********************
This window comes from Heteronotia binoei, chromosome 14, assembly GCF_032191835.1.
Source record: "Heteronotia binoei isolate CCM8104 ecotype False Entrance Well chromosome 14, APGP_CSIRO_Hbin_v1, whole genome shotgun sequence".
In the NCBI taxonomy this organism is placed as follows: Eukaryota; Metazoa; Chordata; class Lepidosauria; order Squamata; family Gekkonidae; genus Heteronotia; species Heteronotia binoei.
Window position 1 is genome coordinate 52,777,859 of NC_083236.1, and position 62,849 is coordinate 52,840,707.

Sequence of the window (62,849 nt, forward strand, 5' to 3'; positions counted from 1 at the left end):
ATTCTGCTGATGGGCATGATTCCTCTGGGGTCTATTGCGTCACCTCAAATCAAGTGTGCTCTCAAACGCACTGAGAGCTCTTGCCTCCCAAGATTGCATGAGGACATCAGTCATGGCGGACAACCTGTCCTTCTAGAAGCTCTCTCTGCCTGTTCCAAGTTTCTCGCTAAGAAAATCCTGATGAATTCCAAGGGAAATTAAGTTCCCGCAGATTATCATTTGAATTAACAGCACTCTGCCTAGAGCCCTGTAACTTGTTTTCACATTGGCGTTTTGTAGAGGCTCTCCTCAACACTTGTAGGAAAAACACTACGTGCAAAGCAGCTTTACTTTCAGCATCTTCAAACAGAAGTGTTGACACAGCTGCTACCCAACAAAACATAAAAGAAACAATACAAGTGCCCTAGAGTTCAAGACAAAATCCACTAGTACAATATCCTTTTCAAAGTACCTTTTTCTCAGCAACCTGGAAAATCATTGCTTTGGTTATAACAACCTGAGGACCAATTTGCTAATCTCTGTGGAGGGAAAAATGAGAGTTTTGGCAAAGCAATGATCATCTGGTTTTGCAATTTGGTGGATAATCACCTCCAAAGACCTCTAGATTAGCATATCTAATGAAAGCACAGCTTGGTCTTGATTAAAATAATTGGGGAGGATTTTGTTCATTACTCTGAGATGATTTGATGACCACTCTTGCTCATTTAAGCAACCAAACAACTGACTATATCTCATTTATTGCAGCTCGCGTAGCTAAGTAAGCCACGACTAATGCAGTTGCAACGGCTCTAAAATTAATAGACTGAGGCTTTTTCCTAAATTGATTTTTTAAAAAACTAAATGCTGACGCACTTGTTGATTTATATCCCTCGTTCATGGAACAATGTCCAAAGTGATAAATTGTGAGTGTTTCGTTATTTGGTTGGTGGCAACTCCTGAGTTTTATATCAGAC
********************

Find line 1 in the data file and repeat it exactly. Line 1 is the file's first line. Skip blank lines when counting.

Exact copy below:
This window comes from Heteronotia binoei, chromosome 14, assembly GCF_032191835.1.